Has Your Child Taken An Eye Exam?

With myopia (also known as short-sightedness) being so prevalent in Singapore, we have come to regard children wearing spectacles as a common sight.

However, parents understandably still feel pained if they discover that their kids become short-sighted. A mother who goes by the handle ysmtan on the KiasuParents forum shared that she “literally cried” when she found out that her younger son had 200 degree myopia at the age of five.

Another mother, mikiko99 also said: “It’s really heart-breaking to see my son wearing glasses at such a young age. He is only six and still needs to use his eyes for many, many years.” 

This is why it is important for parents to keep tabs on your child’s eye health from their early years. Regular eye examinations, recommended to be done once every six months, are as important as other medical appointments, such as your child’s immunisation or dental check-ups.

Why Myopia Should Not Be Taken Lightly

Myopia is a vision condition in which close objects can be seen clearly, but objects further away become blurry. It happens when children’s eyes grow more than they should.

While myopia cannot be cured, one’s vision can be corrected and myopia progression can be slowed down.

The younger a child becomes myopic, the faster their myopia will progress, leading to a high risk of developing high myopia.

The vision of a hypothetical ‘normal’ eye is considered as 6/6 vision, i.e. one can see clearly at 6m what a ‘normal’ eye could see at 6m. If a child has 6/36 vision, it means he can only see clearly at 6m what a ‘normal’ eye could see at 36m.

According to KiasuParents member FumbleDad, his son’s vision had gone from 6/18 to 6/36 without glasses within three years when he was between the age of seven and 10.

Don’t wait till it’s too late: has your child done his/her eye check yet?

It is recommended to get an eye care practitioner to perform an eye exam every six months to uncover eye problems early.

There is no safe level of myopia as there is an increased risk of developing serious vision-threatening complications later in life if myopia progression is not addressed from a young age. Each additional 100 degree of myopia doubles the risk of developing glaucoma and cataract compared to a person with perfect eyesight.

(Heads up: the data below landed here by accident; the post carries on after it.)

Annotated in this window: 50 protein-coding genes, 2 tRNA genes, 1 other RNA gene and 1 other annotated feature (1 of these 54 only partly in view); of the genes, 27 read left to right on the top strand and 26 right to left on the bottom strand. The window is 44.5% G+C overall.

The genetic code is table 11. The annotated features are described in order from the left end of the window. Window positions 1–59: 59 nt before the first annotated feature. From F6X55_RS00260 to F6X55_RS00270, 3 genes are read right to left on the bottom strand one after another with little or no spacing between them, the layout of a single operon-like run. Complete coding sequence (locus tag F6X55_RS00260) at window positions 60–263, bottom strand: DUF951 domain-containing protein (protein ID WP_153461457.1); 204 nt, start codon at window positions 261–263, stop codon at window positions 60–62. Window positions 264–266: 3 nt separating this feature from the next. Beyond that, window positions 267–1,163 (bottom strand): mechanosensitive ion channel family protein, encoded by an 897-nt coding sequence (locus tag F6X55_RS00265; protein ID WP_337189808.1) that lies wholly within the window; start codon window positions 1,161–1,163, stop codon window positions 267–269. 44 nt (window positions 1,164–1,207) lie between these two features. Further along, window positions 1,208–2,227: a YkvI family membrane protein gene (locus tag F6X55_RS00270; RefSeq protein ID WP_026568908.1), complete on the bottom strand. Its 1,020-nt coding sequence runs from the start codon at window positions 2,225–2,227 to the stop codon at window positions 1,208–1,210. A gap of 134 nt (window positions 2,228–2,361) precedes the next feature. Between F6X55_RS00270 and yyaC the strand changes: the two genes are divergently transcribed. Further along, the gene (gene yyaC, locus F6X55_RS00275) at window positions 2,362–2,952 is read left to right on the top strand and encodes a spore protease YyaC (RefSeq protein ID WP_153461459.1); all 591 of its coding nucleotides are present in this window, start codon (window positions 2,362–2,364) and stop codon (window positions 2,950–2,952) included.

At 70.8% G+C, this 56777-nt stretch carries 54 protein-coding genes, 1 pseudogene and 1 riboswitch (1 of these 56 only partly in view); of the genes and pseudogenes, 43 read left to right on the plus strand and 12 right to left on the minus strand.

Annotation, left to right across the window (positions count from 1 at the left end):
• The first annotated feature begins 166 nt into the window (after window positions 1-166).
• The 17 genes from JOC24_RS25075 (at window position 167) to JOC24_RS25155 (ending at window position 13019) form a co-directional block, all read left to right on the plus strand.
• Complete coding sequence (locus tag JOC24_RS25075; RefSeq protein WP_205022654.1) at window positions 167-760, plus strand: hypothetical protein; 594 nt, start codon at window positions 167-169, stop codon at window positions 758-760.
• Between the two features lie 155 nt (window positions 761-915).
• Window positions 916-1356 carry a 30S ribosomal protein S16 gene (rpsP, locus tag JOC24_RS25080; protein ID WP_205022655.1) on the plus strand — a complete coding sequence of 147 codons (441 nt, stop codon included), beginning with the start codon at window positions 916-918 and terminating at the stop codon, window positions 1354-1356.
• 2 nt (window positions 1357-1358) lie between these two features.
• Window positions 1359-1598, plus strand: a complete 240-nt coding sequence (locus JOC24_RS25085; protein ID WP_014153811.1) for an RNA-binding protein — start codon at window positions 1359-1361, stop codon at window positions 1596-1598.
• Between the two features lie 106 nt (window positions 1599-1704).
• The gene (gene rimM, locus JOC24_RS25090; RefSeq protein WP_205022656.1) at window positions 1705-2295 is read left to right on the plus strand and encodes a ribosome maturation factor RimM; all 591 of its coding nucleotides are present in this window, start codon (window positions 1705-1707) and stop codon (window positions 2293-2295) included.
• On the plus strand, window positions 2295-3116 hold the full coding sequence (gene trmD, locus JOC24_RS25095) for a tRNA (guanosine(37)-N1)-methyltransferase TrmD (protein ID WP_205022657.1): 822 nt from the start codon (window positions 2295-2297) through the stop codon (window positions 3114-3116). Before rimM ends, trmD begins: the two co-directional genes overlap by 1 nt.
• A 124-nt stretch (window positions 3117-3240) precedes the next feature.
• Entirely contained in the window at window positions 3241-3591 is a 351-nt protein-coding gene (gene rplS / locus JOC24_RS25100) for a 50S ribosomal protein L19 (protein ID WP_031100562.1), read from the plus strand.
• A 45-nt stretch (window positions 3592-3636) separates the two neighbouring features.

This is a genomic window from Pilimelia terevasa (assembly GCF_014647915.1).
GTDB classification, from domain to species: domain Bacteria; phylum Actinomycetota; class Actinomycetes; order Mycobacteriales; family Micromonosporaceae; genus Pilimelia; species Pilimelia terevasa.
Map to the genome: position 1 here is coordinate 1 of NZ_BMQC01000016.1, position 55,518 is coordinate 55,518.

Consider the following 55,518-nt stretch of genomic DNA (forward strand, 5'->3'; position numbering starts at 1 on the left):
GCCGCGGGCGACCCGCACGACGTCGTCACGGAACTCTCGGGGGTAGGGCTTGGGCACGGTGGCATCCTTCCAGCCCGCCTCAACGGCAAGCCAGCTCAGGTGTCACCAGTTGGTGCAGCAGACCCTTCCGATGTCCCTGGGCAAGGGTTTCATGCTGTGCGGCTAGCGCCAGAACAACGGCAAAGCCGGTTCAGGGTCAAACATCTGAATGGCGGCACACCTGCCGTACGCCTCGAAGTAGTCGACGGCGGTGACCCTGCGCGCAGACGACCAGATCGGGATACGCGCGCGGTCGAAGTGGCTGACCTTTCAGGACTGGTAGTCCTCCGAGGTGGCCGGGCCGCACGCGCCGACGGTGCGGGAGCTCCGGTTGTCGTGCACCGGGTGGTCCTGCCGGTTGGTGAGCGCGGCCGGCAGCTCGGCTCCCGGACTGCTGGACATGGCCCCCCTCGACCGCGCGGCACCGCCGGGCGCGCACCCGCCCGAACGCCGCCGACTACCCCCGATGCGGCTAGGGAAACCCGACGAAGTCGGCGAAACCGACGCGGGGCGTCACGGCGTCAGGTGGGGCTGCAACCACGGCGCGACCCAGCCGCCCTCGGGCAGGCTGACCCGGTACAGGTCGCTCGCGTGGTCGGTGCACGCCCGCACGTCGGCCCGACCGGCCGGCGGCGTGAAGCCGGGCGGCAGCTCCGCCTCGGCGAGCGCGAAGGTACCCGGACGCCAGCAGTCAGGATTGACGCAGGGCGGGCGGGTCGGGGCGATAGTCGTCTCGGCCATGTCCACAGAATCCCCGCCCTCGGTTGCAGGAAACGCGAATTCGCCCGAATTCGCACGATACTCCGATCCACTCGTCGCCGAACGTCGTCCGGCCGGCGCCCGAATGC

Slow Down Myopia Progression, Not Just Correct It

Standard single-vision lenses can correct myopia but cannot slow down eye elongation or myopia progression.

One of the effective ways of slowing down myopia progression is by wearing myopia management spectacle lenses that help to send a slowdown signal to the eyes and act as a shield against eye elongation, which is the cause for worsening myopia.

Essilor® Stellest® Lenses have been clinically proven to slow down myopia progression by 67% on average compared to single vision lenses, when worn at least 12 hours a day[1].

Using “H.A.L.T*” technology – Highly Aspherical Lenslet Target – Essilor® Stellest® Lenses are made up of a cutting-edge constellation of 1021 invisible** lenslets, which creates a volume of signal in the child’s eye acting as a shield against eye elongation. They are comfortable and easy to adapt for children, with no compromises.

Learn more about Essilor® Stellest® Lenses here or find an Essilor Expert near you today here.

 

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[1] Compared to single vision lenses, when worn 12 hours a day. Two-year prospective, controlled, randomized, double-masked clinical trial results on 54 myopic children wearing Stellest® lenses compared to 50 myopic children wearing single vision lenses. Efficacy results based on 32 children who declared wearing Stellest® lenses at least 12 hours per day every day. Bao J. et al. (2021). Myopia control with spectacle lenses with aspherical lenslets: a 2-year randomized clinical trial. Invest. Ophthalmol. Vis. Sci.; 62(8):2888.
* Highly Aspherical Lenslet Target
** Aesthetic finish